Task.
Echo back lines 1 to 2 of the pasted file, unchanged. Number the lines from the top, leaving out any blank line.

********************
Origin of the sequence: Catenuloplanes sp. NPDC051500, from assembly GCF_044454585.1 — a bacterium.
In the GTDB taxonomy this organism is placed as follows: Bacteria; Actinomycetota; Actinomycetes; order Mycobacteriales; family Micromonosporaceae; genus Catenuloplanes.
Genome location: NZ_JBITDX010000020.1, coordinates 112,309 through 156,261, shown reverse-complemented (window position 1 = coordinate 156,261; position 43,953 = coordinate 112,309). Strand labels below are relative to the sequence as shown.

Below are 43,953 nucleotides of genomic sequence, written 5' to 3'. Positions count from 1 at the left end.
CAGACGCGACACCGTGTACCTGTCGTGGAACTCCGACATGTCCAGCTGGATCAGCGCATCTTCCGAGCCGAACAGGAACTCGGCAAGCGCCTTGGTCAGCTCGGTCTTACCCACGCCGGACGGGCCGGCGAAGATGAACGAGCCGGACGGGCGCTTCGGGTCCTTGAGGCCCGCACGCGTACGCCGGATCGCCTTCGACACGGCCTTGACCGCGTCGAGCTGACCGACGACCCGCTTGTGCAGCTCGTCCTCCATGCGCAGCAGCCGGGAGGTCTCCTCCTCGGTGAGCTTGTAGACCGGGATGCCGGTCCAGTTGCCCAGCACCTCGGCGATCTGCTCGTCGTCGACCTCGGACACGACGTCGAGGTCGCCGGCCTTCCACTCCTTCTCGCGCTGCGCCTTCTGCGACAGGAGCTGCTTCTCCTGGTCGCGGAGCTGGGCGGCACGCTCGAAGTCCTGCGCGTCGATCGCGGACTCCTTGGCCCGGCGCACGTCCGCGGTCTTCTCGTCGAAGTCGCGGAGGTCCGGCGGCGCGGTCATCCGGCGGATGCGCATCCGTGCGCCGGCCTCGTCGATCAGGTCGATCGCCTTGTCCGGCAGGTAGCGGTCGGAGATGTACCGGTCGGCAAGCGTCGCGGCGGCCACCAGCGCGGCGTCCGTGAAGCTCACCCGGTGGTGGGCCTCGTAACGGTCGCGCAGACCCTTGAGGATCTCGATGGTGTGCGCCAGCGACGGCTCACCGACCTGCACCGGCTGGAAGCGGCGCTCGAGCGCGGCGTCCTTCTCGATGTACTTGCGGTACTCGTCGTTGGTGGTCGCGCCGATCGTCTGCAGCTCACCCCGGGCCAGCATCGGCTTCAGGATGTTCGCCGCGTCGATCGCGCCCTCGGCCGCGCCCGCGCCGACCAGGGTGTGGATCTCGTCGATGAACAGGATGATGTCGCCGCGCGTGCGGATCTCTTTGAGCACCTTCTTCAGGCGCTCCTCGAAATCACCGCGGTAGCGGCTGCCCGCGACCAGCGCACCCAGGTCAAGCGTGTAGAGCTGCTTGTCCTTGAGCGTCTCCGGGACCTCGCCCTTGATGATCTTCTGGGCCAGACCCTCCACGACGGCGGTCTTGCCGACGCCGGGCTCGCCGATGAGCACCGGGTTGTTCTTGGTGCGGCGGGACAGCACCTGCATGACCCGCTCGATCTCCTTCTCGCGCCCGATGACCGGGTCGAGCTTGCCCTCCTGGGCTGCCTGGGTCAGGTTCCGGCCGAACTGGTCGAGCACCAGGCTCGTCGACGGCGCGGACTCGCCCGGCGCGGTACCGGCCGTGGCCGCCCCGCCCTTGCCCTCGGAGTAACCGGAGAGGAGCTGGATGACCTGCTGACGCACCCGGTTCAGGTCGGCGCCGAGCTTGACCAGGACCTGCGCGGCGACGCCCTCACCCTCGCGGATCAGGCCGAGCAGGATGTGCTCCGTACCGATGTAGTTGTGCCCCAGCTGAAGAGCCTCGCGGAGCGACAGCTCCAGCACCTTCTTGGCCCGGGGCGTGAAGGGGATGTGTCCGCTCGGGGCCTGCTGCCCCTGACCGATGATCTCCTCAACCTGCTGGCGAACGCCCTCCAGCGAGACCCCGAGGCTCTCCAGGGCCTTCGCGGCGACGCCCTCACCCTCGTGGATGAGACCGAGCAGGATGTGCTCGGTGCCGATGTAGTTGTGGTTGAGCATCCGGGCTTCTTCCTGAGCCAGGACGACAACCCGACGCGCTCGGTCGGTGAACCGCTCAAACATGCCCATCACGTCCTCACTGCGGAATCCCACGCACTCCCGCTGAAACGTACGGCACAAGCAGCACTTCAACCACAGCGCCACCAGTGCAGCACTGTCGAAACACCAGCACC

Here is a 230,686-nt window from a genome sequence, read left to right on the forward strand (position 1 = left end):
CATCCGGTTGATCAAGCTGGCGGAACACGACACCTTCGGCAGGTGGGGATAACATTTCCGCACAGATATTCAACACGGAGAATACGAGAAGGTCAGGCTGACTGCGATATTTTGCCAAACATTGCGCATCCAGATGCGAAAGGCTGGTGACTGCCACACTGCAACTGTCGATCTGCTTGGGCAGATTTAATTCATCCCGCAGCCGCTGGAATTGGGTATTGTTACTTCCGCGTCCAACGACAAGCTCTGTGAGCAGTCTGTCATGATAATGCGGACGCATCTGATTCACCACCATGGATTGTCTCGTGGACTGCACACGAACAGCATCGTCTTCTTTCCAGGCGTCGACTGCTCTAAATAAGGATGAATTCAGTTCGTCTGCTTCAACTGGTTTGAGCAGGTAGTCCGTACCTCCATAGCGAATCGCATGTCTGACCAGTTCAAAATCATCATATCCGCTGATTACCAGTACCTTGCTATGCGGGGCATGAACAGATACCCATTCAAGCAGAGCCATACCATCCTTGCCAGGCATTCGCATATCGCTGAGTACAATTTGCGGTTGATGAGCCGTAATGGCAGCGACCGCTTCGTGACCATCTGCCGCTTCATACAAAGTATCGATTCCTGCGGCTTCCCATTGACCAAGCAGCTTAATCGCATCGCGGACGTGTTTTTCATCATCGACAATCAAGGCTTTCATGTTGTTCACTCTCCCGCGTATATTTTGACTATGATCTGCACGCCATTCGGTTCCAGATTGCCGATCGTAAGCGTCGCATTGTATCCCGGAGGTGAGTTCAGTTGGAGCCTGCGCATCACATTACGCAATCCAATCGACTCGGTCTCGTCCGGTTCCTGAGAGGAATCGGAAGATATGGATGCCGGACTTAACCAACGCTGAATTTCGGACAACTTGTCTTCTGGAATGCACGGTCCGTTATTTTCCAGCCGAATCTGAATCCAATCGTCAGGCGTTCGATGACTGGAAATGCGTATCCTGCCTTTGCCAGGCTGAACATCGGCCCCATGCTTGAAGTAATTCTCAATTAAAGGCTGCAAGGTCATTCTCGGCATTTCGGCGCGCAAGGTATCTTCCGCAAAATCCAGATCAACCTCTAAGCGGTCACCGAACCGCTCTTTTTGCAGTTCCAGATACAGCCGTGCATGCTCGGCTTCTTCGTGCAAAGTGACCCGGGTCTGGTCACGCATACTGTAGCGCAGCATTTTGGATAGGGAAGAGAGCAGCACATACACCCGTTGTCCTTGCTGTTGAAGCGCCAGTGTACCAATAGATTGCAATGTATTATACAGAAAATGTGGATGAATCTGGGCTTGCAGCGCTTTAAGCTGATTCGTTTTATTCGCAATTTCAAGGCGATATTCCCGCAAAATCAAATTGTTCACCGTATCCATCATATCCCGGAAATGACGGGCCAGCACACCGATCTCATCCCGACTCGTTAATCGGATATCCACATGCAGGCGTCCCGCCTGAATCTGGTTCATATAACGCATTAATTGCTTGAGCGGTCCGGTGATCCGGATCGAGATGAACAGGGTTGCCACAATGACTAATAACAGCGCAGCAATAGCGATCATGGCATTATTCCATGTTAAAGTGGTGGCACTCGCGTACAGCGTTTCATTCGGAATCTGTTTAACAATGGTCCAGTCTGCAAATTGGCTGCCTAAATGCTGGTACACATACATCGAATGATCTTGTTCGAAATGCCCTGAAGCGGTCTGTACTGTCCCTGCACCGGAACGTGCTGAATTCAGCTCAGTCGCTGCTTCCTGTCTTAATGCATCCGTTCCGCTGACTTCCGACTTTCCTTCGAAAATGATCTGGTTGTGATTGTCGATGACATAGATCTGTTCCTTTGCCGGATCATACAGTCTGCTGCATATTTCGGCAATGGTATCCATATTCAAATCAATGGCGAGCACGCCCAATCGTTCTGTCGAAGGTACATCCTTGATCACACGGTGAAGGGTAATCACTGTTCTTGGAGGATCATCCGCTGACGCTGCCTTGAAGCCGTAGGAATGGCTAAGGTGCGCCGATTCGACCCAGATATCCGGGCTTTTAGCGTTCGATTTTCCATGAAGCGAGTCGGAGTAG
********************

Origin of the sequence: Catenuloplanes sp. NPDC051500, from assembly GCF_044454585.1 — a bacterium.
In the GTDB taxonomy this organism is placed as follows: Bacteria; Actinomycetota; Actinomycetes; order Mycobacteriales; family Micromonosporaceae; genus Catenuloplanes.